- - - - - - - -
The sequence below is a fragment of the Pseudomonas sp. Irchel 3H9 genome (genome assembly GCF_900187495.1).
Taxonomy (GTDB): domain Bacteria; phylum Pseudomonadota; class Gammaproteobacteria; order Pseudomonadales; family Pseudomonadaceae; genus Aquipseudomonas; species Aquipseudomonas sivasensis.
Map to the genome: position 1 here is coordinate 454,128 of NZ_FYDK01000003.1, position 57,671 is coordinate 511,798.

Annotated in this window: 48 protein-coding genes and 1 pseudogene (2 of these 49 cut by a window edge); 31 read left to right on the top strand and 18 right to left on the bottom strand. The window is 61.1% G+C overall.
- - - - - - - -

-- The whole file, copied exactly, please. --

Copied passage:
The sequence below is a fragment of the Pseudomonas sp. Irchel 3H9 genome (genome assembly GCF_900187495.1).
Taxonomy (GTDB): domain Bacteria; phylum Pseudomonadota; class Gammaproteobacteria; order Pseudomonadales; family Pseudomonadaceae; genus Aquipseudomonas; species Aquipseudomonas sivasensis.
Map to the genome: position 1 here is coordinate 454,128 of NZ_FYDK01000003.1, position 57,671 is coordinate 511,798.

Annotated in this window: 48 protein-coding genes and 1 pseudogene (2 of these 49 cut by a window edge); 31 read left to right on the top strand and 18 right to left on the bottom strand. The window is 61.1% G+C overall.